It’s getting a bit repetitive, but once again this week we can report that the
NodeDiscoveryNet testnet is still up and running. A bit rough round the edges and in need of refinement, sure, but the foundations are feeling very solid. This stability is no longer a surprise, but after many years of excitement as we’ve attempted to make this thing fly, frankly this is the type of boredom we can live with.
Among the tweaks resulting from the testnet findings, we are improving the error messaging to users when a node fails to connect properly. Currently, when this happens there are no obvious signs for the user, who has to dig into the logs - although the lack of chunks is a giveaway.
Most connection failures are a result of trying to connect to inaccessible peer addresses. We’ve also seen far more connections that you might expect to valid addresses (given that libp2p offers multiplexing). More than a handful per peer should not exist at any one time, but we’ve seen hundreds! After some digging, this turned out to be a feature (not a bug…) of libp2p, just not one optimised for our use case. @bzee reached out, and Max Inden of Protocol Labs kindly came up with a patch which has seen the number of connections fall from dozens to just six or seven. Thanks Max!
We found that nodes are doing a
get_closest check every time a new node is added, whereas they should only do this when they first join, so that’s some more overhead we’ve shaved off. There will be more.
In addition, we’ve been looking deeper into register security, considering what would happen if an attacker instead of trying to change data in a register (virtually impossible without the correct authorisation) just replaced the entire register - not impossible with our current setup. We are working through the best ways to fix this.
@joshuef has made some tweaks to the replication flow, including one that shuffles data waiting to be replicated/fetched to prevent one end of the close group being hammered due to Xorspace ordering. Along with the excessive connections and over-messaging, this is another probable cause of nodes chucking in the towel.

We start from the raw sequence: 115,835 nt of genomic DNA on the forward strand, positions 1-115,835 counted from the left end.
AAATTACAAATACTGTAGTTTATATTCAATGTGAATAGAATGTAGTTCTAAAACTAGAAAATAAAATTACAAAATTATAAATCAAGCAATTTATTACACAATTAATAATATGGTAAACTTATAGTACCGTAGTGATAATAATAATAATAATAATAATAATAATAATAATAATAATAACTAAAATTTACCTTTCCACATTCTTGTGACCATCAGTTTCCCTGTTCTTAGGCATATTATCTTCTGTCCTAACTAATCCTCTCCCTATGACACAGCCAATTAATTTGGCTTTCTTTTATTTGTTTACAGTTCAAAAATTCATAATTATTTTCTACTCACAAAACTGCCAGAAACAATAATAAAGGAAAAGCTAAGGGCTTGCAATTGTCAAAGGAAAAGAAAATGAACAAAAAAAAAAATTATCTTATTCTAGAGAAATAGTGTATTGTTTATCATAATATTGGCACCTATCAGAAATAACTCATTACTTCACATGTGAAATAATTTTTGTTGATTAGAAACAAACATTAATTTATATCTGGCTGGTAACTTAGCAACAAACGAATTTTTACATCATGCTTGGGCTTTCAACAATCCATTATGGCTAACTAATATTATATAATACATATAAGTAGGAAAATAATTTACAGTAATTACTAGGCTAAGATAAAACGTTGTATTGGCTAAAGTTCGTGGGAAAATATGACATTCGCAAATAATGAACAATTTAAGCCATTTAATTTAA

@Roland has been working on a test for verifying where any particular piece of data is on the network, and @Qi_ma is getting registers into the churn test, so we can see how these cope when things get wild. After that, we’ll be looking at refining our data retention tests, and turning our attention to DBCs.
With that in mind, @bochaco has refactored how the client chunks files during self encryption and pays for their storage. Previously we were chunking files twice (first to create the payment Merkle tree and then when uploading them). We now generate chunks and store them in a local temp folder when paying, and read from that temp folder in batches when uploading the paid chunks. This should reduce client’s memory footprint, especially for large files, as they no longer need to be stored in memory.
@Anselme has upgraded the faucet. The simple standalone file that sat on the local machine, is now an HTTP server that sends tokens to the addresses on the request. So, it’s self-service, and we no longer need to have one person who claims the Genesis key then doles out the tokens manually when people send their keys. That puts us in a good place for when we’re ready to start dishing out tokens to test the DBCs in future testnets.
Feel free to reply below with links to translations of this dev update and moderators will add them here:
As an open source project, we’re always looking for feedback, comments and community contributions - so don’t be shy, join in and let’s create the Safe Network together!